Welcome Nadia to Chefs for Impact!
By Nadia Sammut as told to Chefs for Impact
What was your experience growing up with celiac disease?
"I was born into a family of restaurateurs. All my life the answer to my illness, has been to prepare a special dish just for me. The special attention made me feel excluded somehow."
What exactly does allergy, hypersensitivity and intolerance to gluten mean and where does it come from?
"Gluten is the protein fraction found in wheat, rye, barley, oats, spelt. ‘Glu' means glue, which is what gives the sticky appearance when mixed with water. Over the years and with the industrialization of agriculture, wheat has been modified to be more resistant, to whiten the bread, and to glue better. These cereals have been mutated to the point of being indigestible, sometimes with much more gluten than before. This has caused inflammation and irritation of the intestinal wall to the point of hypersensitivity and poor assimilation of the ingredients in the body. Nowadays, wheat is stickier and allows the bread to swell faster. Moreover, wheat being a cheap additive, the food industry adds it everywhere from chewing gum to a sauce binder... Then the interaction with other ingredients, especially refined sugars, accentuates food hypersensitivity and therefore chronic fatigue.”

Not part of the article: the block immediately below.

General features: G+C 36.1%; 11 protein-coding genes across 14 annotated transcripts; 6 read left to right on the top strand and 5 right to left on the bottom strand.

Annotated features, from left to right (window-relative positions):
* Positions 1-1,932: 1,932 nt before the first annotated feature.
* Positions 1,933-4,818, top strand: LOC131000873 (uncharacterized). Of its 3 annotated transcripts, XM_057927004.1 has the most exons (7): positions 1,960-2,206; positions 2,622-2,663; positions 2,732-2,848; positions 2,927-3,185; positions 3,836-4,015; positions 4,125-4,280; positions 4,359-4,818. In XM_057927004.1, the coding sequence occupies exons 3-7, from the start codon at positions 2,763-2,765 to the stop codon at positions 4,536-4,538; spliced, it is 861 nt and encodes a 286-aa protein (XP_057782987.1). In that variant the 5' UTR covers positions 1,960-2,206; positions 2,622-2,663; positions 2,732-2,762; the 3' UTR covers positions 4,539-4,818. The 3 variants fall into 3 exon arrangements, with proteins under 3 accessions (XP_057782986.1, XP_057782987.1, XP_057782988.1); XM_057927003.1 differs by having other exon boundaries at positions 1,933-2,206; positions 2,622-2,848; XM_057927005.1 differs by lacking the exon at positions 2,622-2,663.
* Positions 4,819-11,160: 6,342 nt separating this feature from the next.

Does it mean that consuming ancient grains and other unprocessed ingredients would reduce the risk of being affected?